Farm work is essential to our food supply. Every year, hundreds of temporary agriculture workers from across the country travel to B.C. to help with harvest. This year was no different, with the big exception of COVID-19. Municipalities and regional districts in our region worked closely with the provincial government, Interior Health and many other organizations to keep farm workers and communities safe.
When the Loose Bay campground outside Oliver was closed by it’s management society due to the complexity of COVID-19 regulations, the Regional District of Okanagan-Similkameen stepped in and opened the site to accommodate agricultural workers. They did this without initial funding and worked tirelessly with IH to establish COVID protocols for the site. They even produced bilingual signage to accommodate the many French Canadians staying there.
The District of Summerland identified a section of their local public campground to be used exclusively by domestic farmworkers. They even set up extra facilities and brought in an RV in case anyone needed self-isolation accommodation.
The Regional District of Central Kootenay, in partnership with the Town of Creston, established an Economic Recovery Committee to help the agriculture industry adopt and communicate the necessary guidelines and orders from the federal and provincial government. This committee also arranged and managed an agricultural worker accommodation site to ensure the health and safety of employees and their community.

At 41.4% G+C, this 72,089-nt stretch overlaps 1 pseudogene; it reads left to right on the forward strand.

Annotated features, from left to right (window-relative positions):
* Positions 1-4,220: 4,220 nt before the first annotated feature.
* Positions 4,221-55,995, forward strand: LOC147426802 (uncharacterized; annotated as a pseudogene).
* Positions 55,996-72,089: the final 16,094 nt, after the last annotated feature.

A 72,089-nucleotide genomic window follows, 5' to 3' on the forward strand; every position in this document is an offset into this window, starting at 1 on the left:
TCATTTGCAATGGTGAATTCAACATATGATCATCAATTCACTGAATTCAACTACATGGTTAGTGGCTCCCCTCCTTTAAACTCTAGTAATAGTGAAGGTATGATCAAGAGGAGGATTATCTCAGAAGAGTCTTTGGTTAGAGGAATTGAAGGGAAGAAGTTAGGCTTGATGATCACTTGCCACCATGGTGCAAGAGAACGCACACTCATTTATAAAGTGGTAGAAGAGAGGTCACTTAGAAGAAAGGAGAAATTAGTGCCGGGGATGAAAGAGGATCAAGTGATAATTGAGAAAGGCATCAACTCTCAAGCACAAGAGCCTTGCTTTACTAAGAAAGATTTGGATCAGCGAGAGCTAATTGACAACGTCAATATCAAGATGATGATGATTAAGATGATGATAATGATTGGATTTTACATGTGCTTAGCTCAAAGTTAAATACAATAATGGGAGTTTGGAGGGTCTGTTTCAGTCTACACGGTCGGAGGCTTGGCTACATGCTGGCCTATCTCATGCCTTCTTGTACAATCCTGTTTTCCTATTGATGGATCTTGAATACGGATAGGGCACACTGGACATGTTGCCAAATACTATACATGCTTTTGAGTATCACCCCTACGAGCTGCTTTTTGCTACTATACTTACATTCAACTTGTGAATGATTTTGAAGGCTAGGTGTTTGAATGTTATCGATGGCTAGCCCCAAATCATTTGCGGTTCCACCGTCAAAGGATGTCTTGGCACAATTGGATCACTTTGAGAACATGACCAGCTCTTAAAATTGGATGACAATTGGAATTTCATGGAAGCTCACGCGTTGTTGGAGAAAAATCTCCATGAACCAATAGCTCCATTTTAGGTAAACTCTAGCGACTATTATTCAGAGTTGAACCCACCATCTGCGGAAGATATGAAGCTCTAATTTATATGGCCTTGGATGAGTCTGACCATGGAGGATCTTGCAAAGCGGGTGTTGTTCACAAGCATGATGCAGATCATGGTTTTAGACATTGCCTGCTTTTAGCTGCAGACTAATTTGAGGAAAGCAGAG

Inside Interior Health we were also busy preparing for this important time in our communities. Many different teams came together to develop a plan that would help us prepare for all possibilities. This effective internal teamwork – in partnership with external stakeholders – was public health in action because it protected the health-care system and prevented domestic temporary agricultural COVID-19 cases.
“Public health work done well is invisible because the outcome is what people would expect, no outbreaks among domestic farm workers” says Dr. Silvina Mema, Medical Health Officer. The efforts of those involved in the planning and implementation of safe accommodation hubs paid off and helped to keep all IH communities safe this harvest season.